How about you?  Do you want bigger and better or more of the same?  What do you think the new Big Tex will have over the old Big Tex?

Attractions, DESTINATIONS, DFW Metroplex, Restaurants & Bars, Road Trips, TRAVEL

The Great State Corny Dog?

TRAVEL HERE; CORNY DOGS, THE NATIONAL FOOD OF THE STATE FAIR OF TEXAS

Have you been to The Great State Fair of Texas, yet? It’s hyperbole to say that everything’s bigger in Texas, but when you’re talking state fairs, it’s only the honest truth.  And the fair’s mascot, Big Tex will never be called Tiny.  According to it’s website, the State Fair of Texas has been around in one form or another since 1886, but it really took off for the Texas Centennial Celebration in 1935.

The History of the Fair

Dallas went to great lengths to spruce up the fairgrounds as a part of the official Centennial Celebration and the actual State Fair was skipped that year.  Fort Worth had been overlooked by the Centennial Committee, but they decided to sponsor their own celebration anyway.  You can read about that at the Texas State Historical Society.  The not-so-friendly competition between Dallas and Fort Worth resulted in some magnificent architecture and since Art Deco was all the rage about that time, the fairgrounds ended up with some real gems.

Famous Fair Food

The food of the State Fair of Texas is so amazing that it gathers national attention.  Even Oprah visited the food court once to sample it’s collection of fried thises and thats.  Pickles, Snickers, Butter – you name it – someone will deep fry it.  The real star of the show however is the Fletcher’s Corny Dog.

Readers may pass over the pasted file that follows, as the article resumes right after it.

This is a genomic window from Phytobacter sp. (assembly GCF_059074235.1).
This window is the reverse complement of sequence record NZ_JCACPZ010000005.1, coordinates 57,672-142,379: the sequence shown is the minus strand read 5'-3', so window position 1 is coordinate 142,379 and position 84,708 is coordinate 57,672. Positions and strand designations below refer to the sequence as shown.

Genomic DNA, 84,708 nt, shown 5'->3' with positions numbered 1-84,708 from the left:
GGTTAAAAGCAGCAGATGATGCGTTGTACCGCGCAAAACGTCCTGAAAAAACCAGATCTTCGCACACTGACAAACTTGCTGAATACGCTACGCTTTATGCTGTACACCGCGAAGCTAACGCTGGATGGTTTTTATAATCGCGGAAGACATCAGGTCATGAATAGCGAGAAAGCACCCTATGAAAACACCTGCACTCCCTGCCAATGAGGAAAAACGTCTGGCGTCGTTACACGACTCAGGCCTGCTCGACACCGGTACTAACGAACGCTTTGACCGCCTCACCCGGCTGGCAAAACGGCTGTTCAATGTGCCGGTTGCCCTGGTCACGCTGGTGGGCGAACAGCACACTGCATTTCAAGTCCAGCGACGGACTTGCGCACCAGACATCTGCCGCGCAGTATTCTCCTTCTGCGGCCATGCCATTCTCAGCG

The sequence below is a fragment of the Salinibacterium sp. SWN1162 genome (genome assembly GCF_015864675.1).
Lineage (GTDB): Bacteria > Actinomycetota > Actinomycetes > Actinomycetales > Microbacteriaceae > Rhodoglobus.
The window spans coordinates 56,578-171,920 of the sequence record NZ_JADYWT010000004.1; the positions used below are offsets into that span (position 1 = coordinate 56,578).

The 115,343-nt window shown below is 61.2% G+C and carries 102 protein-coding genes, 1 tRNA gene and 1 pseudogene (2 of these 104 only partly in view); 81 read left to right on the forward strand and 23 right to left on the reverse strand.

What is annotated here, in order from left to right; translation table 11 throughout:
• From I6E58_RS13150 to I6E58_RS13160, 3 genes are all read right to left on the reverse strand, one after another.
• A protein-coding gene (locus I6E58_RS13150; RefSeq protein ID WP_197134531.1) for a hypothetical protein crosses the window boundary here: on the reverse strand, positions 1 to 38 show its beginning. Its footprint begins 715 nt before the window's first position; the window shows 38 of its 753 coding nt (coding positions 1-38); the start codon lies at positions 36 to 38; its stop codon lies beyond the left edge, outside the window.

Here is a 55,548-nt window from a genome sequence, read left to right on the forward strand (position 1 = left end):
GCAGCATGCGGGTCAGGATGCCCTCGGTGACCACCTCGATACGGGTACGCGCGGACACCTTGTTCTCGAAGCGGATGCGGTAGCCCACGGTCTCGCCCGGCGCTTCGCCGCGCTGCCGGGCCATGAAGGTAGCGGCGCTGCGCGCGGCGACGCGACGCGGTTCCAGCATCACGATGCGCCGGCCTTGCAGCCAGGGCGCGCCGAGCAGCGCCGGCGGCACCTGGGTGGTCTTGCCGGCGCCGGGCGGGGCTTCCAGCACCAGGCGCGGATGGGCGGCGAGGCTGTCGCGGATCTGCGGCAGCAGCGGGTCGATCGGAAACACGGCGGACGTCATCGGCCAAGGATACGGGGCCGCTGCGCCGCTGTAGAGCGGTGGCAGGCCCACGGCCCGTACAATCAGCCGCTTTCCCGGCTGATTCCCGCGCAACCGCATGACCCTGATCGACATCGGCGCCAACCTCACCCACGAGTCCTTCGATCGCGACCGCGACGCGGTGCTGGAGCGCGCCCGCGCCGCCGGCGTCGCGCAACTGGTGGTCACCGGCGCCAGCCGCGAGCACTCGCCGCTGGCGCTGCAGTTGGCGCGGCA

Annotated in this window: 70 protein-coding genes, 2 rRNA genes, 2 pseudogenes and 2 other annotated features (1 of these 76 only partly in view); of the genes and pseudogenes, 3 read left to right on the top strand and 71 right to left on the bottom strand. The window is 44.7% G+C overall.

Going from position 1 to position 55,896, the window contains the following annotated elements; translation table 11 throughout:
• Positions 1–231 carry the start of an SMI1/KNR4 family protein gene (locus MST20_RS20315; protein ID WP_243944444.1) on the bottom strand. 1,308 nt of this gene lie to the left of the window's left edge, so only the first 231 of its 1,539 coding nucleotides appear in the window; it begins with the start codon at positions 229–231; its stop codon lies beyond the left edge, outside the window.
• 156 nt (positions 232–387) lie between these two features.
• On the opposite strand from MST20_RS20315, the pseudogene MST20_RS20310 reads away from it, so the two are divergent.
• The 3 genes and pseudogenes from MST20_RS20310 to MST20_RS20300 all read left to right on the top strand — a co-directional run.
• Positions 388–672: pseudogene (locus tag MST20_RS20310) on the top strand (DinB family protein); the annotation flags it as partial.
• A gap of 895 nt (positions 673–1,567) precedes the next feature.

Now I know it would be real easy to turn up your nose at corny dogs.  I’ve had those nasty excuses for a corny dog that they peddle in the freezer section of the grocery store.  In desperation, I even had those mall substitutes, deep fried by surly paper-hatted teens.  I’m not talking about those corny dogs.

I mention my desperation for a Fletcher’s Corny Dog, because I can’t just decide I want one and go get it whenever it pleases me.  It takes planning.  They only do Fletcher’s Corny Dogs at special events and venues.  They tried drive through restaurants once and found out they couldn’t maintain the quality and service they were famous for over the long haul of daily operations. Fletcher’s did what they did best in spurts.

I’m a big fan of Fletcher’s Corny Dogs, but I’m not one of those people who plans my life around the events where I can find one.  However, I never pass an opportunity to get one.  If I’m at a fair, festival or special event and I spy a Fletcher’s booth I will get immediately get in line – in fact, I’ll probably be in line several times before the day is over – diet be damned!

But I never want a year to pass where I don’t eat a Fletcher’s Corny Dog, so come hell or high water, I attend the State Fair every year.  That’s where Fletcher’s first served their little miracle on a stick and it’s still their biggest event of the year.  Oh, I’ll enjoy all the animals, the creative arts, the cars and the concerts.  I’ll probably even ride a few rides.  But understand this, I’m going for the corny dogs.

There’s one other thing I need to tell you about corny dogs at the fair.  You can’t just sidle over and whip out your roll of cash.  It won’t buy you a thing.  First you have to go to the coupon kiosk.  The coupons will let you buy food, ride rides and visit attractions.  You get twenty coupons for $10.  Don’t tell Bill, but I always encourage him to buy too many coupons, so I’ll have an excuse to buy one more corny dog on the way out.

The State Fair of Texas and Fletcher’s Corny Dogs are a great reason to come to Dallas, but hurry, because there are only six days left!